wear the yellow jersey today, to honour the fact that Dave Zabriskie lost the
jersey because of an accident yesterday.
That last happened in 1991,
when Greg Lemond refused to take the jersey at first because Rolf Sörensen crashed,
broke his collarbone and had to quit the race on the previous day.
Meanwhile, an X-ray examination on
Tuesday evening revealed no signs of broken bones in David Zabriskie's body,
so the unlucky CSC rider is on his way as well as the rest of the peloton.
"Obviously Dave is in a lot of pain after his crash, but he's a tough guy and
after the examination he was determined to continue in the race," said Team
CSC's press relations manager, Brian Nygaard.
France is in one frenzy at this very
moment because the IOC is about to reveal which city will host the Olympics
in 2012. Currently, it's a tough battle between London and Paris - we'll keep
The start of the fifth stage has
just been given, and the first to try their luck were Gerben Löwik (Rabobank),
Daniele Righi (Lampre) et Sandy Casar (FDJ) - but they have already been caught.
Chris Brewer, who gives us details
of inside the Discovery team bus, spoke with Johan Bruyneel and Dirk Demol before
the stage started. They confirmed that one of the early strategies for Discovery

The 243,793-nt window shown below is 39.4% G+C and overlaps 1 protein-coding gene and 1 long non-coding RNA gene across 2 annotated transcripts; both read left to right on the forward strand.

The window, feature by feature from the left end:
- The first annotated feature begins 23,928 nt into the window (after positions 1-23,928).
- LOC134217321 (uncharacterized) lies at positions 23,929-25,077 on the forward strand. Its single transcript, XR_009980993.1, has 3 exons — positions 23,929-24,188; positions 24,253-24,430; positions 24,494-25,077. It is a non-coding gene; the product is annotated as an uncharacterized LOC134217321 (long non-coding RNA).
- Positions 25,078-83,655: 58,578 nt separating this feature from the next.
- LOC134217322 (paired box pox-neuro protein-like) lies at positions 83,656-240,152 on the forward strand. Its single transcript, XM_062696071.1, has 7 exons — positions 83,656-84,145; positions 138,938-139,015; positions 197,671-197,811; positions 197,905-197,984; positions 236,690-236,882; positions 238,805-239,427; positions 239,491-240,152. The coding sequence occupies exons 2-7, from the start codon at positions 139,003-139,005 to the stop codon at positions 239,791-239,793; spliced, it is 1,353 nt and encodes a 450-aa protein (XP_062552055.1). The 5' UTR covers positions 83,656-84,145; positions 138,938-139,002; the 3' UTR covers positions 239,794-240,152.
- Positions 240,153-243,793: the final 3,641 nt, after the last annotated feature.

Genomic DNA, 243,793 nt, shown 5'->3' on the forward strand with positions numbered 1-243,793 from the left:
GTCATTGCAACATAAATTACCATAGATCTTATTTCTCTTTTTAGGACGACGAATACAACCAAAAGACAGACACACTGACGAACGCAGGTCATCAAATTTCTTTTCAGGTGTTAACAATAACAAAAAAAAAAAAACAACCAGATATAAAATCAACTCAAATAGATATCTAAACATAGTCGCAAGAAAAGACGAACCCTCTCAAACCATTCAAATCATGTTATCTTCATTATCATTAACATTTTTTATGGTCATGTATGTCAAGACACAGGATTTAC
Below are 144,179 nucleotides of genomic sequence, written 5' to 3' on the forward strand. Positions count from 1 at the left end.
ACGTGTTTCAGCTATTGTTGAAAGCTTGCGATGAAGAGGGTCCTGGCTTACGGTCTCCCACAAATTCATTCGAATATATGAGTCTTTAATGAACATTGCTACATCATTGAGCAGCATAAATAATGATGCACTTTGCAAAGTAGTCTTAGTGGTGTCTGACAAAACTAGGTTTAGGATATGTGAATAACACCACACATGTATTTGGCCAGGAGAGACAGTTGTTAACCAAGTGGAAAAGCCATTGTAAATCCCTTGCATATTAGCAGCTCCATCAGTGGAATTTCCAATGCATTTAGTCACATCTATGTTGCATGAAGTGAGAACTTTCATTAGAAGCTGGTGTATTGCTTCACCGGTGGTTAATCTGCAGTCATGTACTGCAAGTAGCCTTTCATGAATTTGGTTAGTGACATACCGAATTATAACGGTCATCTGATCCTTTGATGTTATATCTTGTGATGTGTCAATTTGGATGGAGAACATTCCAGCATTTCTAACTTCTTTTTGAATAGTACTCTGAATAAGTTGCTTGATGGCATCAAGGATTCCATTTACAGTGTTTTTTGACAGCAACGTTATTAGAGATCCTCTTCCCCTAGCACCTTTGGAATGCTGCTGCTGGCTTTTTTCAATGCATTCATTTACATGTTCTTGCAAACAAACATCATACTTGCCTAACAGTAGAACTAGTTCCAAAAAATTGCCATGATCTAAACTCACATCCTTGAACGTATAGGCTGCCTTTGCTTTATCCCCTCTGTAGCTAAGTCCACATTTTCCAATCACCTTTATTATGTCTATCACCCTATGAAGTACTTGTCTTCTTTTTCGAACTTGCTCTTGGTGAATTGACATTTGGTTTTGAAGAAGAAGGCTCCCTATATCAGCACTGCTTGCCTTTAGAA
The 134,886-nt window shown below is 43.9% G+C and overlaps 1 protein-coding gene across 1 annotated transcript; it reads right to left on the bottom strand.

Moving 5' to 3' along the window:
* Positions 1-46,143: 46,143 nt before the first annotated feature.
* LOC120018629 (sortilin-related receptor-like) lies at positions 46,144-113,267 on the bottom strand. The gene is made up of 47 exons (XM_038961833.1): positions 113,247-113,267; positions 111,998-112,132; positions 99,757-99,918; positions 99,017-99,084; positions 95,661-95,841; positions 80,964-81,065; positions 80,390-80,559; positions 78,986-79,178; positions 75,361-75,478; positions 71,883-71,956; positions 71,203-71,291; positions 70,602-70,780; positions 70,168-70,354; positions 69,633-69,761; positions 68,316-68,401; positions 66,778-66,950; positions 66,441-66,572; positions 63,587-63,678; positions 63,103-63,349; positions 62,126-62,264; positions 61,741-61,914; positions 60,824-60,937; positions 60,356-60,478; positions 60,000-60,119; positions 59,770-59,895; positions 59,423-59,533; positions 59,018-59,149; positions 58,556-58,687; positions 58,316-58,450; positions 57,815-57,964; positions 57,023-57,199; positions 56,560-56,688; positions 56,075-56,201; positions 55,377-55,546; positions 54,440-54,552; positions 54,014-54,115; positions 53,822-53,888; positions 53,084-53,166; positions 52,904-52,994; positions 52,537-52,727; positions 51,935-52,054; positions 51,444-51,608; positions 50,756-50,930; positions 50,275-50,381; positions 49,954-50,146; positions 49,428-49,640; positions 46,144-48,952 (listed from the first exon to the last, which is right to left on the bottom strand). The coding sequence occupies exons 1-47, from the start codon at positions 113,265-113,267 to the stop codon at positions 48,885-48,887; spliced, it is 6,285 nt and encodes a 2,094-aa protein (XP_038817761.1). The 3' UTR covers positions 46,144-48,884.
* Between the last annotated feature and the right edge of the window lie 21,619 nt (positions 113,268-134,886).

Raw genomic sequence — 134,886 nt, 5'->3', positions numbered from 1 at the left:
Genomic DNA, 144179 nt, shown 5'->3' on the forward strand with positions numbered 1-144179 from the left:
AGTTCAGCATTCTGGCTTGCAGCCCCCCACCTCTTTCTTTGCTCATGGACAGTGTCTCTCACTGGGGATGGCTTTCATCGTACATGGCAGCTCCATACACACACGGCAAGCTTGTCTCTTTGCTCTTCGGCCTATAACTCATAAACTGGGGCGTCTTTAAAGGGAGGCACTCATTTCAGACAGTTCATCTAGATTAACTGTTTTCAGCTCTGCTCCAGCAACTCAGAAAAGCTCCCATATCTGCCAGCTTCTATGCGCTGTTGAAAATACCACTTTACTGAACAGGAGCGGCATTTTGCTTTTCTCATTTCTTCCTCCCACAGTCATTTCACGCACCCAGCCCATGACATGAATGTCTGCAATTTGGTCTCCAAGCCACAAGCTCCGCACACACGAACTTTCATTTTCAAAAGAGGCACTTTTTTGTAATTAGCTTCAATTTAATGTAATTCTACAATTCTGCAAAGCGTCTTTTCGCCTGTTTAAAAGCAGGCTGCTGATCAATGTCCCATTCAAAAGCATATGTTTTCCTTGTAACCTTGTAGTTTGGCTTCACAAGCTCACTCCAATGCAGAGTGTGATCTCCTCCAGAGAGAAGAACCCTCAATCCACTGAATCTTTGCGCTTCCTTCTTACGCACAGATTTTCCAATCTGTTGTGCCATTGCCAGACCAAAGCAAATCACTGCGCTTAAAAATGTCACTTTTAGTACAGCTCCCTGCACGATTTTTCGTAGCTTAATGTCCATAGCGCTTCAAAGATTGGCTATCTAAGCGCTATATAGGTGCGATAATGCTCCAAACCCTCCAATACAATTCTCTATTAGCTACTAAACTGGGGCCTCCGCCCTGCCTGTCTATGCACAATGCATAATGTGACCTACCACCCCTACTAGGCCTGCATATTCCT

Channel is to try and get George Hincapie into an early break and possibly the
"He's certainly earned that opportunity," Bruyneel
said. "Plus that means teams like Quick.Step for Boonen will have to come to
the front and work, and that's good for us as well."
13:36 CEST 13km/170km to go
Commesso is the next rider to attack, but he was brought back after 7 km, with
CSC being fairly vigilant in front.
Erik Dekker has also tried to escape,
but didn't make it either. Caught immediately. Geslin (Bouygues) and Bodrogi
(Crédit Agricole) are next.
13:44 CEST 19km/164km to go
But their attempt
is useless. The pace of the bunch is very high, as they head towards the first
intermediate sprint in Villeny. Carlos Da Cruz (FDJ) goes for it.
We have just been informed that Lance
Armstrong is wearing the Yellow jersey after all. He is reported to have put